Penang is like Singapore in the 70s where street food is delicious and ubiquitous ! The Pulau Tikus market had some interesting street vendors such as Uncle Joe whose wife makes putu mayam from an interesting contraption . It was fascinating to see oodles of rice flour oozing down onto the top of a bamboo basket placed above a steamer. A brilliant visual way of steaming that draws in the crowd. I am sure it wouldn't be the same if the putu mayam was placed in a typical steamer with the lid closed. Putu mayam originates from South India and the Indian immigrants that came to Singapore years ago brought this with them. It is mainly eaten for breakfast with grated coconut and brown sugar. These days, you can still get putu mayam in Singapore but most of them are commercially made in factories and wrapped in plastic. It is definitely not the same as freshly steamed putu mayam. Uncle Joe also serves putu piring, little steamed rice flour cakes which contains brown sugar or gula melaka and eaten with grated coconut. Personally I preferred their putu mayam as the best putu piring I've tasted is found in Geylang Serai in Singapore. It all comes down to the softness and fluffiness of the rice flour when it comes down to a good putu piring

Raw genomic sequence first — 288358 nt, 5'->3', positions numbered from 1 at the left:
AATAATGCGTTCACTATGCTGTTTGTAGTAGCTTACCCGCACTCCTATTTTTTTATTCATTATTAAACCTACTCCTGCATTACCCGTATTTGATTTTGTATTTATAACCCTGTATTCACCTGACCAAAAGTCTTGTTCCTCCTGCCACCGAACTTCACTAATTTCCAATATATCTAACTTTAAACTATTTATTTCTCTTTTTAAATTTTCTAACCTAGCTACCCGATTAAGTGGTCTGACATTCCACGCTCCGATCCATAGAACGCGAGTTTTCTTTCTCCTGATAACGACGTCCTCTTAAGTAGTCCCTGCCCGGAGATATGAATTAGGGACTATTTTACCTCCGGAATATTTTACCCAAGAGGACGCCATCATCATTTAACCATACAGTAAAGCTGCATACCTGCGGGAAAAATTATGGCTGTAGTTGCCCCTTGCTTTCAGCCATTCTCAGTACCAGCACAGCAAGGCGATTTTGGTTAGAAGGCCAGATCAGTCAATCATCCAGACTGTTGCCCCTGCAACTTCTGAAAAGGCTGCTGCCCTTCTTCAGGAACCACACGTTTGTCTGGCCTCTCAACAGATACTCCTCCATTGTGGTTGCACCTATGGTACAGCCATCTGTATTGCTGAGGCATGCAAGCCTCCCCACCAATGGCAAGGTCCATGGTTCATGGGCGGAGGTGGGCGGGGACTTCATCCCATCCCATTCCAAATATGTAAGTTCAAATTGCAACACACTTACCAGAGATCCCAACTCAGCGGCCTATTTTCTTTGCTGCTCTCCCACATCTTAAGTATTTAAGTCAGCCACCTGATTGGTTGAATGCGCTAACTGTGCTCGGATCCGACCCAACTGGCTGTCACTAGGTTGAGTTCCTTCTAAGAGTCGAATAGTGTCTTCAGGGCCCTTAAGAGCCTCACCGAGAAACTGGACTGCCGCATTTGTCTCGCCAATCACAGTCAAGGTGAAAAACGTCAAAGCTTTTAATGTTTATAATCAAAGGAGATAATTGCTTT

Wednesday, November 25, 2015

National Gallery Singapore ( DBS Singapore Gallery 2 )

 The National Gallery Singapore opened on Nov 24, 2015 and in line with the opening celebrations, entry was free to all till Dec 6 (online registration needed). It boasts of an extensive South East Asian Collection but what I loved most is we now have a  home to house the most beautiful works of Singapore's pioneer artistes all under one roof. City Hall and the former Supreme Court - 2 great iconic buildings that borne witness to many historical events in Singapore are now creatively linked to form this architecture beauty, a project that took 10 years in the making.